In C. S. Lewis's Narnia novel The Horse And His Boy a young boy named Shasta is washed up on the beach in Calormen, an imaginary country that shares many semi-barbaric features with Arabia. Shasta, a fair-haired Narnian, is adopted by a fisherman named Arshish, who beats him, doesn't feed him much, and makes him work. One day, a nobleman rides up on a horse and offers to buy Shasta, since slavery is one of the many features that Calormen society shares with Arabian society. (Also polygamy, autocracy, cruelty, torture, treachery, and bloody dynastic squabbles.) The fisherman starts to talk price:
"O my master," replied the fisherman (and Shasta knew by the wheedling tone the greedy look that was probably coming into his face as he said it), "what price could induce your servant, poor though he is, to sell into slavery his only child and his own flesh? Has not one of the poets said, 'Natural affection is stronger than soup and offspring more precious than carbuncles?"'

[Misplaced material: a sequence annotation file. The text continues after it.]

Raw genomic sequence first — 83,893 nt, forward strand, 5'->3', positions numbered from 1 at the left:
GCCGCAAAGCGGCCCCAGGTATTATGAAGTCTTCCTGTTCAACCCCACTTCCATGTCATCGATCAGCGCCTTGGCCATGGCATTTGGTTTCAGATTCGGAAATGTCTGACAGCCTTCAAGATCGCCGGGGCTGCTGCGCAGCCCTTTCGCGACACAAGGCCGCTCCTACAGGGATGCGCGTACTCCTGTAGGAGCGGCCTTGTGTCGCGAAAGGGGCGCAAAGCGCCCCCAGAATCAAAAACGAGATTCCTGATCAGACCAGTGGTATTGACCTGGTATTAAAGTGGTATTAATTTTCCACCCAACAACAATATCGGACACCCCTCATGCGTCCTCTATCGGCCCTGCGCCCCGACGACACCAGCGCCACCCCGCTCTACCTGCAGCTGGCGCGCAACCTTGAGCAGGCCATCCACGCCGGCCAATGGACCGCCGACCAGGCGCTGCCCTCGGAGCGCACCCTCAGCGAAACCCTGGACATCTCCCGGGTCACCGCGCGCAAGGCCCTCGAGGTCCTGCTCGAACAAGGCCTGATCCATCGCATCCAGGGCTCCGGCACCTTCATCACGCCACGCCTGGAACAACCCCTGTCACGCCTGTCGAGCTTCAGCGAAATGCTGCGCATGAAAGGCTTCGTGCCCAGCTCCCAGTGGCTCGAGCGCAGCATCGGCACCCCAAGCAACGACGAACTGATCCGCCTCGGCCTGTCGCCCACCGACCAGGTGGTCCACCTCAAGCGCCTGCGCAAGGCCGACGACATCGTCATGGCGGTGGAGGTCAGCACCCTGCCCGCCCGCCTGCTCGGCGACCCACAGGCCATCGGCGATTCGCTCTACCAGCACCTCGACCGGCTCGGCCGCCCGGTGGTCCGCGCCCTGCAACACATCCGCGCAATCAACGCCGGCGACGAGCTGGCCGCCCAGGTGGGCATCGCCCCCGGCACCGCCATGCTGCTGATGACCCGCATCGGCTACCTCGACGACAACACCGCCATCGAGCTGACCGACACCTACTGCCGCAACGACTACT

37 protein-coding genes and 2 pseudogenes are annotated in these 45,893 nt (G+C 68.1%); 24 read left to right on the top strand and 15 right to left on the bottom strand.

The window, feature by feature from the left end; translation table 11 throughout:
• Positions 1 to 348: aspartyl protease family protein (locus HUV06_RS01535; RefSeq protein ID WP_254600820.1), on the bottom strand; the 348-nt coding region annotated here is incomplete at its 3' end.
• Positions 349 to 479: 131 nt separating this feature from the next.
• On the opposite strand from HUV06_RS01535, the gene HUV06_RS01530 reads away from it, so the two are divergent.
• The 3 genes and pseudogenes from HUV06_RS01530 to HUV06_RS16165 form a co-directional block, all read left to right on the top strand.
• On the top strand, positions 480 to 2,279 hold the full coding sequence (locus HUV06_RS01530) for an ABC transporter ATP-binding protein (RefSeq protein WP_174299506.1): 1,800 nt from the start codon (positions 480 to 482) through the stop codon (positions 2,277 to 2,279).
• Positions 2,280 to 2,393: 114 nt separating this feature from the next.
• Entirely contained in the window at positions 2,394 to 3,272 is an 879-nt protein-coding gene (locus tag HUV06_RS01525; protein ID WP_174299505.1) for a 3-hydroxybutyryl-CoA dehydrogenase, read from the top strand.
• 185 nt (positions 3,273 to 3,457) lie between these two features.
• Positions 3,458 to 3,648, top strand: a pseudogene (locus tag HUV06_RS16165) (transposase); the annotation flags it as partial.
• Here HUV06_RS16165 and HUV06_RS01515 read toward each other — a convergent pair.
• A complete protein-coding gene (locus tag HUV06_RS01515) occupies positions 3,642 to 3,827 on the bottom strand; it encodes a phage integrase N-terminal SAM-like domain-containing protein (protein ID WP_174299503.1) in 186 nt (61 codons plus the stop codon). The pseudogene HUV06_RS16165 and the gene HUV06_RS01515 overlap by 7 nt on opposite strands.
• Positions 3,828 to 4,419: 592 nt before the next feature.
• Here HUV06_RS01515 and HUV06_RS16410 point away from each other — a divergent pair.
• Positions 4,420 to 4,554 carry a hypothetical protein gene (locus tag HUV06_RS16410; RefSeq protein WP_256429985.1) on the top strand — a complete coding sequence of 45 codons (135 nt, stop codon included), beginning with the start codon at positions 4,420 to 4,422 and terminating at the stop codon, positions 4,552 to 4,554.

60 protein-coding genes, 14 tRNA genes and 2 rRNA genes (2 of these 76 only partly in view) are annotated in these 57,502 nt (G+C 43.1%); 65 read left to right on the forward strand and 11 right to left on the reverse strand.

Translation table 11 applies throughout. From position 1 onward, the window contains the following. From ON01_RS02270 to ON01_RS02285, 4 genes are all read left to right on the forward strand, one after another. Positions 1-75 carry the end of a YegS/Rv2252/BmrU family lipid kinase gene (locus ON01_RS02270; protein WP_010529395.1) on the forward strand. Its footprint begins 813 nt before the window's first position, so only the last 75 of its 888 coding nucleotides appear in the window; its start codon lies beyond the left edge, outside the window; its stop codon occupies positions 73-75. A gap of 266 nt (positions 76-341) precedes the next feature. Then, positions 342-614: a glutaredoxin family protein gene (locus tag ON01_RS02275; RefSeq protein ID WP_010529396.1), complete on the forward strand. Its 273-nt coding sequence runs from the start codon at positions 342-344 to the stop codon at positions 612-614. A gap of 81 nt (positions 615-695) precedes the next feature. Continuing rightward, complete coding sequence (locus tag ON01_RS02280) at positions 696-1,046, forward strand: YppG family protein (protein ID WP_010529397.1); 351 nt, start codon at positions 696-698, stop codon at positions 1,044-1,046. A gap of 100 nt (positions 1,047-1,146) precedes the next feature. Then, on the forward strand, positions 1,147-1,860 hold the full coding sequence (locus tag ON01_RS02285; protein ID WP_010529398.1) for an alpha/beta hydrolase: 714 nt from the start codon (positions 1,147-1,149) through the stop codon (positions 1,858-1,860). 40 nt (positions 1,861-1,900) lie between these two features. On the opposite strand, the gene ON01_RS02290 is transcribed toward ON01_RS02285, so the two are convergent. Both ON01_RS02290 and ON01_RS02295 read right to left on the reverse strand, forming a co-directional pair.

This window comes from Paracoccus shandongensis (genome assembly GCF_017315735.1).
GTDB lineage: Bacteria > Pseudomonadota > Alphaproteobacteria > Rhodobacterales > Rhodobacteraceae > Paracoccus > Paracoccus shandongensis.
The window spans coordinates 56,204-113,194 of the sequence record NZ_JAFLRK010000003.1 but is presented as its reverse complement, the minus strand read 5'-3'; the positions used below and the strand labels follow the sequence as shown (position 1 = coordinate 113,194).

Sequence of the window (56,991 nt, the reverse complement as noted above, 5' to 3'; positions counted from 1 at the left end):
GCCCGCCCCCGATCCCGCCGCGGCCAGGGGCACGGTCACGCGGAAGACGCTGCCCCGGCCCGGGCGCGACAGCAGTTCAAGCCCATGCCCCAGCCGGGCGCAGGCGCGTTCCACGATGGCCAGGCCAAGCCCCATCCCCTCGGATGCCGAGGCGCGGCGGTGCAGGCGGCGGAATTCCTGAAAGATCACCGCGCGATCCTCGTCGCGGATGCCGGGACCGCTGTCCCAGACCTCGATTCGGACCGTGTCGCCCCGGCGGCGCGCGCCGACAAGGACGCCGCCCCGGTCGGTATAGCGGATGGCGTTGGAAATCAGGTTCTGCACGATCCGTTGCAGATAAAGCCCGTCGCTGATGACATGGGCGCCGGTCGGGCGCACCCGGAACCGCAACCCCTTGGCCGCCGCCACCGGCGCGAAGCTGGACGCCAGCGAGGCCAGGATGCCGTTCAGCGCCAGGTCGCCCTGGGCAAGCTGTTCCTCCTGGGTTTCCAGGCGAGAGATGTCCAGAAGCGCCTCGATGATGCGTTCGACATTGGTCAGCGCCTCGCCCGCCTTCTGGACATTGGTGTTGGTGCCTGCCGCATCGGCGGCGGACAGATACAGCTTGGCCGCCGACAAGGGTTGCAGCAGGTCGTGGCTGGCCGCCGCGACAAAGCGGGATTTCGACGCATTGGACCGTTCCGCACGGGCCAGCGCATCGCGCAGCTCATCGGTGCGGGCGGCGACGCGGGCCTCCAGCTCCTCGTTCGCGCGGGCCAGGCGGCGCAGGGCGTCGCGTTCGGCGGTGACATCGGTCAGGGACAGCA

"It is even so," replied the guest dryly. "But another poet has likewise said, "He who attempts to deceive the judicious is already baring his own back for the scourge." Do not load your aged mouth with falsehoods. This boy is manifestly no son of yours, for your cheek is as dark as mine but the boy is fair and white like the accursed but beautiful barbarians who inhabit the remote North."
I thought of this, as I listened to a dramatization of it done by UK writer and broadcaster Brian Sibley.
The dramatization contains exactly the same incident, but the nobleman simply says "He is, unless I am much mistaken, one of those beautiful barbarians who inhabit the remote North," without letting the listener know how he can tell—because "father" and son are two different colors.
The difference between the two versions is that Lewis wrote the story in 1954, when there were almost no Muslims in England, and no Commission On Racial Equality, and the dramatization was done in 2000, when both Muslims and the CRE were already powers in the land.